How does BPD compare to narcissists

Gender differences in borderline personality disorder

Background: The aim of this study was to investigate gender differences and similarities in patients with BPD with regard to comorbid axis I and axis II disorders according to DSM-IV, dimensional personality profiles and specific symptom areas of BPD. Methods: 57 men and 114 women with BPD were included in the study. Axis I disorders were recorded on the basis of the Mini International Neuropsychiatric Interview (M.I.N.I.), Axis II disorders on the basis of the structured clinical interview according to DSM-IV (SKID-II). Differences in dimensional personality profiles were determined using the NEO Personality Inventory (NEO-PI-R) and the Dimensional Assessment of Personality Profile (DAPP-BQ). On the basis of disorder-specific instruments such as Beck Depression Inventory (BDI), questionnaires for recording aggression (FAF), anger expression inventory (STAXI), state trait fear inventory (STAI), questionnaires on dissociative symptoms (FDS), barrate impulsivity scale ( BIS), borderline symptom list (BSL), PTSD diagnostic scale (PDS) and symptom checklist (SCL-90-R), specific symptom areas of BPD were examined with regard to gender differences. Results: Significantly higher prevalence rates for bulimia nervosa, post-traumatic stress disorder and agoraphobia with panic disorder were found in women with BPD. The male borderline group fulfilled the diagnoses of a binge eating disorder, an antisocial and narcissistic personality disorder significantly more frequently than the female borderline group. With regard to dimensional personality factors based on the NEO-PI-R, women with BPD had significantly higher scores in the superordinate scales of neuroticism and tolerability as well as in the subscales of anxiety, depression, vulnerability, modesty and altruism. In the DAPP-BQ profile, men with BPD had significantly higher scores in the superordinate dimension of anti-social behavior and in the subscales stimulus search, behavior problems and heartlessness. Women had higher scores on the DAPP-BQ subscales of anxiety, submissiveness, and intimacy problems. On the basis of the other survey instruments used, it could be shown that women with BPD have a greater affective instability and higher dissociation values ‚Äč‚Äčthan men with BPD. With regard to the symptom areas anger / outbursts of anger, instability of identity and impulsivity, no significant gender-specific differences could be demonstrated. Conclusion: Despite proven gender differences with regard to comorbid psychiatric diagnoses and dimensional personality profiles, it could be shown that men and women with BPD show more similarities than differences. These similarities between the two study groups also manifested themselves in the specific symptom areas of BPD.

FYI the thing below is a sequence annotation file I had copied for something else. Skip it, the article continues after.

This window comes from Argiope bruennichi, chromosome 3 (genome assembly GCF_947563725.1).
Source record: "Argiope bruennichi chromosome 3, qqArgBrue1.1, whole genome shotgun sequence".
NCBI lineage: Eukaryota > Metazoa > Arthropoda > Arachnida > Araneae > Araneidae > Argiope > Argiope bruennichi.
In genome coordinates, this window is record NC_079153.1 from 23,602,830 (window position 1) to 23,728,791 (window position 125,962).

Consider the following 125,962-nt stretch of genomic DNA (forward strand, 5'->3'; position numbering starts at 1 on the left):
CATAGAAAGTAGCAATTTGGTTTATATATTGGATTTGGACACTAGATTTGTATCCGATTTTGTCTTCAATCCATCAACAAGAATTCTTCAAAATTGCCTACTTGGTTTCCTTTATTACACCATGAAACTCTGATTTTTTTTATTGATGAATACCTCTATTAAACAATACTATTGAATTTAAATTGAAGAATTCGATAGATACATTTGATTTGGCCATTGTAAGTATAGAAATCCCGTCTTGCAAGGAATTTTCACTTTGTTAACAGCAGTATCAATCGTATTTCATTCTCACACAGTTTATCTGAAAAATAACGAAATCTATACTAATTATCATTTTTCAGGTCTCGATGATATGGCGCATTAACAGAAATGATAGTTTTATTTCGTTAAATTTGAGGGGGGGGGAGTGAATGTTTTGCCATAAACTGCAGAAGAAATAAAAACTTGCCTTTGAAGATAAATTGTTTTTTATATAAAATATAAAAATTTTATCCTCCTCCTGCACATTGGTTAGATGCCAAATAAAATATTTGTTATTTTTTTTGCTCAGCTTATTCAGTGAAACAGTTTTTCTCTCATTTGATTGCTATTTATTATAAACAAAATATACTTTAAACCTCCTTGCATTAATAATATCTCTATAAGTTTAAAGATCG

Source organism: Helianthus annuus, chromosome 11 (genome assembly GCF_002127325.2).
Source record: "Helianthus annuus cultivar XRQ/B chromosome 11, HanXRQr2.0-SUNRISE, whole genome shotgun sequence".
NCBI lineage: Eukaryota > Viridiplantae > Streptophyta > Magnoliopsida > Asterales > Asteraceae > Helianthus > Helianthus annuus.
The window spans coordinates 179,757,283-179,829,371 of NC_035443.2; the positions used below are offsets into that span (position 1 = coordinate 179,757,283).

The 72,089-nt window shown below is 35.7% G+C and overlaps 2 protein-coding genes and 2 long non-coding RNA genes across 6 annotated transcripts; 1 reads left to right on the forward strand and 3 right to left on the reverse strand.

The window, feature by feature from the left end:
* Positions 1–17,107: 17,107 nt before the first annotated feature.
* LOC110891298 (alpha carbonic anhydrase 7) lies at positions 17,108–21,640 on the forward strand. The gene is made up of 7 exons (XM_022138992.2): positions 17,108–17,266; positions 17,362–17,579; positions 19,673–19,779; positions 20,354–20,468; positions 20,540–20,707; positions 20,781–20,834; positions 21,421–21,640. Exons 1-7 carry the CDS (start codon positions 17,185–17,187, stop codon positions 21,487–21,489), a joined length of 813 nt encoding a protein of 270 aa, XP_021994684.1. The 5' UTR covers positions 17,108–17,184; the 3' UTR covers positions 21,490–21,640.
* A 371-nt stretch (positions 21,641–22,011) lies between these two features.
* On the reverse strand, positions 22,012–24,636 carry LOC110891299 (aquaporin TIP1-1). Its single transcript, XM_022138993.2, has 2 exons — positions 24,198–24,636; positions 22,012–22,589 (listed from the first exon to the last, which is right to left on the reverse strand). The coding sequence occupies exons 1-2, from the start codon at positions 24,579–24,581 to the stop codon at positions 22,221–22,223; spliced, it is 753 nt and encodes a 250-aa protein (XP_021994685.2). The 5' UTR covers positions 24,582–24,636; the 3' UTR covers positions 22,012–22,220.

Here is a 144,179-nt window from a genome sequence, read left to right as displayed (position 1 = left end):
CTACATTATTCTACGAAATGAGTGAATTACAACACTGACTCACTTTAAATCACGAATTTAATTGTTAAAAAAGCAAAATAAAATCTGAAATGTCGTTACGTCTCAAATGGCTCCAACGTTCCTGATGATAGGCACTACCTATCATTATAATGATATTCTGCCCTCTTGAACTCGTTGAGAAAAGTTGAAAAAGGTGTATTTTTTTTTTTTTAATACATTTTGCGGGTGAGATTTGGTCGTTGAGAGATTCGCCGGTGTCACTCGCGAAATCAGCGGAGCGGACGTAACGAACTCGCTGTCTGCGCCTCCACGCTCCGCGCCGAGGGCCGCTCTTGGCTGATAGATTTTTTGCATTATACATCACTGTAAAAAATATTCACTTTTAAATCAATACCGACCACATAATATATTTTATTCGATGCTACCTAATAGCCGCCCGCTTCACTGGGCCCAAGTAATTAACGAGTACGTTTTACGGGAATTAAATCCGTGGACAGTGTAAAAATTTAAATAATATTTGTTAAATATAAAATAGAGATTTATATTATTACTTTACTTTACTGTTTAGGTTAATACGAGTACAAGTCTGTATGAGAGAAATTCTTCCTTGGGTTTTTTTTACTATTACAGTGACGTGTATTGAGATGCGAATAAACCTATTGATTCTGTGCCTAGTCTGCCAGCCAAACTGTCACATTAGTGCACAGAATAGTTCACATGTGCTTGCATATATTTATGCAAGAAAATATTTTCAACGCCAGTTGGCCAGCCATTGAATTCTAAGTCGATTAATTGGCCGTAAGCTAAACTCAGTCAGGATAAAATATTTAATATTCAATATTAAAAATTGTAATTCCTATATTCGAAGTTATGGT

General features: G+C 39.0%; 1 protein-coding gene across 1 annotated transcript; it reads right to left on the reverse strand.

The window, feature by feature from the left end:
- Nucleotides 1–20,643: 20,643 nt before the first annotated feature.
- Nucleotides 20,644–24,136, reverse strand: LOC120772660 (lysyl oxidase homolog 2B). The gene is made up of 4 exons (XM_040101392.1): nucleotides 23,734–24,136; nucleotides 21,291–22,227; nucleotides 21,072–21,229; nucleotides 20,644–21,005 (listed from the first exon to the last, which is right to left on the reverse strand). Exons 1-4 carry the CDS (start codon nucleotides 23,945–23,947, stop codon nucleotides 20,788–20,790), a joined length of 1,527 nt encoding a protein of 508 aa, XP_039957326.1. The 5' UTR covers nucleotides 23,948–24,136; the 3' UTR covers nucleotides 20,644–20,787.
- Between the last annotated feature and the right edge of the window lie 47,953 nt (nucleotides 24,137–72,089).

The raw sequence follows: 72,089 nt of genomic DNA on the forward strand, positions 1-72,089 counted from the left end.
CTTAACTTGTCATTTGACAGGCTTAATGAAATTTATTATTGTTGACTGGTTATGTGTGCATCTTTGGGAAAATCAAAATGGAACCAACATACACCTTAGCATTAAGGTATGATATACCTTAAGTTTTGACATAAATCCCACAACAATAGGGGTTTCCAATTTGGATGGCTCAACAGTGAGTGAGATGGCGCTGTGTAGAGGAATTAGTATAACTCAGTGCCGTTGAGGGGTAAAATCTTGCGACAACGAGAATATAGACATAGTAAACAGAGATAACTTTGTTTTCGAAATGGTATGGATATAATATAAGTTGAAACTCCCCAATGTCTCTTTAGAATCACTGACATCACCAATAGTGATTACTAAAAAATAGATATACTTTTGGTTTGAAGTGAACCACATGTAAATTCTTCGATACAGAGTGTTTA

The aim of the study was to investigate gender differences and similarities in patients with borderline personality disorder (BPD) with respect to axis I comorbidity, axis II comorbidity, general psychopathology (Symptom Checklist 90-Revised), and dimensional personality traits (NEO-Personality -Inventory Revised, NEO-PI-R, and the Dimensional Assessment of Personality Profile Basic questionnaire, DAPP-BQ). Fifty-seven men and 114 women with BPD were included in the study. Regarding axis I and II disorders, men with BPD more often fulfilled the diagnostic criteria for binge eating disorder, antisocial personality disorder, narcissistic personality disorder, and conduct disorder in childhood, whereas women had higher frequencies of bulimia nervosa, posttraumatic stress disorder, and panic disorder with agoraphobia. In the SCL-90-R profile, no significant gender differences could be identified. In the dimensional personality traits, women showed higher rates on the NEO-PI-R main factors (Neuroticism and Agreeableness) compared to men. In the DAPP-BQ profile, men reached higher sores on the main factor, dissocial behavior. Our results argue for gender differences in axis I and II comorbidity and dimensional personality traits in BPD. However, in general, more similarities than differences were shown in this study.